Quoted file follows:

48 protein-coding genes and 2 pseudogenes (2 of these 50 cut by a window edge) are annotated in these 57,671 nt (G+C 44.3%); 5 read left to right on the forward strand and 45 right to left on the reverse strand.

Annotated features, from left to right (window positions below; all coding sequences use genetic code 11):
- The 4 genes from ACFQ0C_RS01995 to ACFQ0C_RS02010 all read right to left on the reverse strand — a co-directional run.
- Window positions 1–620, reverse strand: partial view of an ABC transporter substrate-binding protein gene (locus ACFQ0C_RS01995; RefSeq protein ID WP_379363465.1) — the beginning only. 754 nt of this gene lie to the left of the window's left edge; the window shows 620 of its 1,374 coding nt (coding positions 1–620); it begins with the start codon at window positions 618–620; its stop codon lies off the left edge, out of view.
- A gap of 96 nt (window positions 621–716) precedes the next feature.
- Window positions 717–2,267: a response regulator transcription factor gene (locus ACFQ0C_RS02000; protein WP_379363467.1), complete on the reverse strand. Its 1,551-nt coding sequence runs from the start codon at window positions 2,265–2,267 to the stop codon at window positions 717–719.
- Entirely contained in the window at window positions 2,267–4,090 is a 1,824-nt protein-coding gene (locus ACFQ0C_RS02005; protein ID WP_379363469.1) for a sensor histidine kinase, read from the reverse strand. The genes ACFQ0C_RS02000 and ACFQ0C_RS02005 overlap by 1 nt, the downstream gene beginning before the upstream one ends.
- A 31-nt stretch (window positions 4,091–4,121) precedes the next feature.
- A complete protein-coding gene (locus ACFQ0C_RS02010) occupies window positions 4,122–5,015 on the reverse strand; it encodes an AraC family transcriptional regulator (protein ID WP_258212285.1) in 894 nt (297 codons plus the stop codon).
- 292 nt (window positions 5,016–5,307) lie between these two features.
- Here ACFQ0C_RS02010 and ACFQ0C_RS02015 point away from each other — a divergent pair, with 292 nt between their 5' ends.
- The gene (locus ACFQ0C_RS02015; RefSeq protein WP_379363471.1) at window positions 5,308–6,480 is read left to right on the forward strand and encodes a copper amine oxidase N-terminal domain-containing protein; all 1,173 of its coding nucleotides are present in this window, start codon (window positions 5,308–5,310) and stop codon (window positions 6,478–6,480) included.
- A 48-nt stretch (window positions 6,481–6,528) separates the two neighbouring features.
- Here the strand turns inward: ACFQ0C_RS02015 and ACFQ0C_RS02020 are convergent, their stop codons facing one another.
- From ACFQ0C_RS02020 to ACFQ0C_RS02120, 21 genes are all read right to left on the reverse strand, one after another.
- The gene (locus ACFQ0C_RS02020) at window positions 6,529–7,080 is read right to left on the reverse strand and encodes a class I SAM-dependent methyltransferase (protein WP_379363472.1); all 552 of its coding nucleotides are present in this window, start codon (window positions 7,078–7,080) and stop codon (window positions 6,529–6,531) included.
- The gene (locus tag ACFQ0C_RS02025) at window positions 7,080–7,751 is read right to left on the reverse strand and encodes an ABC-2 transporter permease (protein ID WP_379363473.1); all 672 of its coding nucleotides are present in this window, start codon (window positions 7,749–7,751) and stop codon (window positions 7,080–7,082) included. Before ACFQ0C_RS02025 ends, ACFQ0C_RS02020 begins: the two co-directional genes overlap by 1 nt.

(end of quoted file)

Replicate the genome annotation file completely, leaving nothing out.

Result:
48 protein-coding genes and 2 pseudogenes (2 of these 50 cut by a window edge) are annotated in these 57,671 nt (G+C 44.3%); 5 read left to right on the forward strand and 45 right to left on the reverse strand.

Annotated features, from left to right (window positions below; all coding sequences use genetic code 11):
- The 4 genes from ACFQ0C_RS01995 to ACFQ0C_RS02010 all read right to left on the reverse strand — a co-directional run.
- Window positions 1–620, reverse strand: partial view of an ABC transporter substrate-binding protein gene (locus ACFQ0C_RS01995; RefSeq protein ID WP_379363465.1) — the beginning only. 754 nt of this gene lie to the left of the window's left edge; the window shows 620 of its 1,374 coding nt (coding positions 1–620); it begins with the start codon at window positions 618–620; its stop codon lies off the left edge, out of view.
- A gap of 96 nt (window positions 621–716) precedes the next feature.
- Window positions 717–2,267: a response regulator transcription factor gene (locus ACFQ0C_RS02000; protein WP_379363467.1), complete on the reverse strand. Its 1,551-nt coding sequence runs from the start codon at window positions 2,265–2,267 to the stop codon at window positions 717–719.
- Entirely contained in the window at window positions 2,267–4,090 is a 1,824-nt protein-coding gene (locus ACFQ0C_RS02005; protein ID WP_379363469.1) for a sensor histidine kinase, read from the reverse strand. The genes ACFQ0C_RS02000 and ACFQ0C_RS02005 overlap by 1 nt, the downstream gene beginning before the upstream one ends.
- A 31-nt stretch (window positions 4,091–4,121) precedes the next feature.
- A complete protein-coding gene (locus ACFQ0C_RS02010) occupies window positions 4,122–5,015 on the reverse strand; it encodes an AraC family transcriptional regulator (protein ID WP_258212285.1) in 894 nt (297 codons plus the stop codon).
- 292 nt (window positions 5,016–5,307) lie between these two features.
- Here ACFQ0C_RS02010 and ACFQ0C_RS02015 point away from each other — a divergent pair, with 292 nt between their 5' ends.
- The gene (locus ACFQ0C_RS02015; RefSeq protein WP_379363471.1) at window positions 5,308–6,480 is read left to right on the forward strand and encodes a copper amine oxidase N-terminal domain-containing protein; all 1,173 of its coding nucleotides are present in this window, start codon (window positions 5,308–5,310) and stop codon (window positions 6,478–6,480) included.
- A 48-nt stretch (window positions 6,481–6,528) separates the two neighbouring features.
- Here the strand turns inward: ACFQ0C_RS02015 and ACFQ0C_RS02020 are convergent, their stop codons facing one another.
- From ACFQ0C_RS02020 to ACFQ0C_RS02120, 21 genes are all read right to left on the reverse strand, one after another.
- The gene (locus ACFQ0C_RS02020) at window positions 6,529–7,080 is read right to left on the reverse strand and encodes a class I SAM-dependent methyltransferase (protein WP_379363472.1); all 552 of its coding nucleotides are present in this window, start codon (window positions 7,078–7,080) and stop codon (window positions 6,529–6,531) included.
- The gene (locus tag ACFQ0C_RS02025) at window positions 7,080–7,751 is read right to left on the reverse strand and encodes an ABC-2 transporter permease (protein ID WP_379363473.1); all 672 of its coding nucleotides are present in this window, start codon (window positions 7,749–7,751) and stop codon (window positions 7,080–7,082) included. Before ACFQ0C_RS02025 ends, ACFQ0C_RS02020 begins: the two co-directional genes overlap by 1 nt.